How do you find your ideal writing buddy? You would possibly not start by jumping on the first plane to Kerala. Besides, there are websites and aps now so you can concentrate on catacombs and cocktails on your holiday instead of tiresomely asking each of your fellow-travellers if they happen to have an unpublished novel packed in their rucksack along with their bottled water and malaria tablets. 

I would say that the best way to begin would be to aim to be a great writing buddy yourself. You must be prepared to both dispense and hear tough criticism. I am not someone who pulls punches and I am prepared to be ruthless if I think something isn't working. You need to be able to both give and take criticism in equal measure. To be honest, I'm a good deal better at the former than the latter but I'm learning. Be brave and trusting with your early drafts, just make sure you're able to justify your decision to have your character, who has killed someone he quite likes, go on the lam instead of sensibly phoning the police and calmly explaining that it was an accident.

I'm not an experienced and successful novelist, as Phil is, but I have written very nearly three novels so I have a fair idea of how it's done. A long-distant BA with majors in Eng. Lit. and Journalism and a big appetite for fiction in all shapes and sizes probably helps too. Novelists need to buddy with other novelists. To read 100,000+ of your raw words, probably on a screen, is a task that you can only really ask someone else to do if you're prepared to do it yourself. Swap like for like. If you've only written three chapters, find someone else who's only written three chapters. If you write short stories, buddy with another short-story writer. It should be a mutual mentorship and not a teacher/pupil relationship.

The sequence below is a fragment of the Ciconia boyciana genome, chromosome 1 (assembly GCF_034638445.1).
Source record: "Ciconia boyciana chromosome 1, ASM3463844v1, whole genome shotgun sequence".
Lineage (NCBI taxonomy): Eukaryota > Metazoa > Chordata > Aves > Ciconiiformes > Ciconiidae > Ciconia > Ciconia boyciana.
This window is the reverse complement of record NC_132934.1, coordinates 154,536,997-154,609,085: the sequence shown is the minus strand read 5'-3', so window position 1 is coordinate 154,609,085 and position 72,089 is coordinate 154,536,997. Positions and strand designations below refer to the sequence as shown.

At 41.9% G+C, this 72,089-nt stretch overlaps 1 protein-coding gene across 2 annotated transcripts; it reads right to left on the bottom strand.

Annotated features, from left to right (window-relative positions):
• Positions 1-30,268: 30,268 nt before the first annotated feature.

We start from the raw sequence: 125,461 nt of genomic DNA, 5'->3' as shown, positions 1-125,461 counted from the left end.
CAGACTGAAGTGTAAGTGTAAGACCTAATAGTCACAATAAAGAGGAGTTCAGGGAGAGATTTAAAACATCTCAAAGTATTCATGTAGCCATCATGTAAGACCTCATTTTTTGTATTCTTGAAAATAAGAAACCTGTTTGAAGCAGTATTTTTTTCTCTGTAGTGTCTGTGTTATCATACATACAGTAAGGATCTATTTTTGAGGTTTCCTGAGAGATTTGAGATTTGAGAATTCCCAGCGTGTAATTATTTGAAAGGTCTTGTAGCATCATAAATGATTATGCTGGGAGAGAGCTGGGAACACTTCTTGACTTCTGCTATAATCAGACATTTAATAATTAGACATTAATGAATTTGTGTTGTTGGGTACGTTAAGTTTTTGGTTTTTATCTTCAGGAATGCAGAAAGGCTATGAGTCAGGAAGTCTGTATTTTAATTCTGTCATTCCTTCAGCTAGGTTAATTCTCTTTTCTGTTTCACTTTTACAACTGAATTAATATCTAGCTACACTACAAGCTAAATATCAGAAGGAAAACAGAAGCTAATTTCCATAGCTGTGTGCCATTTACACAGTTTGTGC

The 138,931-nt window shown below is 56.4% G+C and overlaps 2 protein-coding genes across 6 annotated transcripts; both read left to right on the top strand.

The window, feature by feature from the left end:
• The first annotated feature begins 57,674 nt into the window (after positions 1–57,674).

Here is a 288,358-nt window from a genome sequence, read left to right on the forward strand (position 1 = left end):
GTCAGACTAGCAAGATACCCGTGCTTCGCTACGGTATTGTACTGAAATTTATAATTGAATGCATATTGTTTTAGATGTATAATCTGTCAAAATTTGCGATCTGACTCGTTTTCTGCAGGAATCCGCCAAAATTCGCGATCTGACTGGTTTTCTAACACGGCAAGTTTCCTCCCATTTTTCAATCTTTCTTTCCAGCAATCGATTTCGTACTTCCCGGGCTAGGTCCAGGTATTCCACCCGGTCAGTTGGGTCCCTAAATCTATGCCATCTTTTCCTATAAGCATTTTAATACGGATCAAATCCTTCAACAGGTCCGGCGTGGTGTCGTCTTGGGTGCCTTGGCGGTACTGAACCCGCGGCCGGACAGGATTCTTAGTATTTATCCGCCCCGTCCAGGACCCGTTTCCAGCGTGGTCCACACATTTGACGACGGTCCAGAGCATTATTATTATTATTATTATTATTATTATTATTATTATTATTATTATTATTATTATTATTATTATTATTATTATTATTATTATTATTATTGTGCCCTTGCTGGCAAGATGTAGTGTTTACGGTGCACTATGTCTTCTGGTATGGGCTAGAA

Phil isn't my only writing buddy. I've not one but two great poetry buddies as well. The key to being a good writing buddy is to read everything you're sent, as quickly as you can and get back to your buddy with an honest and sincere appraisal shortly thereafter. It's neither a competition nor a therapy session so you don't need to find something to criticise if you love it unconditionally or offer a conciliatory redeeming feature if you think it's absolute rubbish. We've all heard stories about movie flops that got made because no one had the bollocks to call it as they saw it. You've got to be objective so it's probably better not to be writing buddies with your boss, your tax accountant or the mechanic who services your car. In fact, for me, being buddies by internet has worked very well. There's no chance of having too much red wine and forgetting the incredible insights your conversation yielded - at least most of the time.

It remains now for me to congratulate Phil on this journey's end. It has been a great experience for me to be involved with the project over the last five years. So, Phil, now it's all about me. Tighten the thumbscrews. I've made a promise to be finished by Christmas. This Christmas...